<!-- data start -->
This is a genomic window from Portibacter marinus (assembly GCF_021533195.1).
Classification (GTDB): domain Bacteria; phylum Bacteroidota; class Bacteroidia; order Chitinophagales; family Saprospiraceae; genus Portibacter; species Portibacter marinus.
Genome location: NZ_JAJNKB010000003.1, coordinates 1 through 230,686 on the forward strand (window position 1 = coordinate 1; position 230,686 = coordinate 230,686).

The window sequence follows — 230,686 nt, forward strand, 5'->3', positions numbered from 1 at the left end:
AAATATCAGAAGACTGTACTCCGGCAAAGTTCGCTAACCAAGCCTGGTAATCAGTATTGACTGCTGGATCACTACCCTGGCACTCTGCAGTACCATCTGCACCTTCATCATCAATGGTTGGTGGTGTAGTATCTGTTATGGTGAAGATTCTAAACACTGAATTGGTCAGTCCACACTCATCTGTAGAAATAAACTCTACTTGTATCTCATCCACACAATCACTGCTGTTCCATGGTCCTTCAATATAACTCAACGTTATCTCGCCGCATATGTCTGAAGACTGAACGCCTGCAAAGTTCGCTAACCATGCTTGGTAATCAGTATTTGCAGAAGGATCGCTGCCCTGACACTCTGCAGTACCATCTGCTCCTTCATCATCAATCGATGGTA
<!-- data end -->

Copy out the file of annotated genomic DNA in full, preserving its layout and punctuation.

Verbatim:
This is a genomic window from Portibacter marinus (assembly GCF_021533195.1).
Classification (GTDB): domain Bacteria; phylum Bacteroidota; class Bacteroidia; order Chitinophagales; family Saprospiraceae; genus Portibacter; species Portibacter marinus.
Genome location: NZ_JAJNKB010000003.1, coordinates 1 through 230,686 on the forward strand (window position 1 = coordinate 1; position 230,686 = coordinate 230,686).

The window sequence follows — 230,686 nt, forward strand, 5'->3', positions numbered from 1 at the left end:
AAATATCAGAAGACTGTACTCCGGCAAAGTTCGCTAACCAAGCCTGGTAATCAGTATTGACTGCTGGATCACTACCCTGGCACTCTGCAGTACCATCTGCACCTTCATCATCAATGGTTGGTGGTGTAGTATCTGTTATGGTGAAGATTCTAAACACTGAATTGGTCAGTCCACACTCATCTGTAGAAATAAACTCTACTTGTATCTCATCCACACAATCACTGCTGTTCCATGGTCCTTCAATATAACTCAACGTTATCTCGCCGCATATGTCTGAAGACTGAACGCCTGCAAAGTTCGCTAACCATGCTTGGTAATCAGTATTTGCAGAAGGATCGCTGCCCTGACACTCTGCAGTACCATCTGCTCCTTCATCATCAATCGATGGTA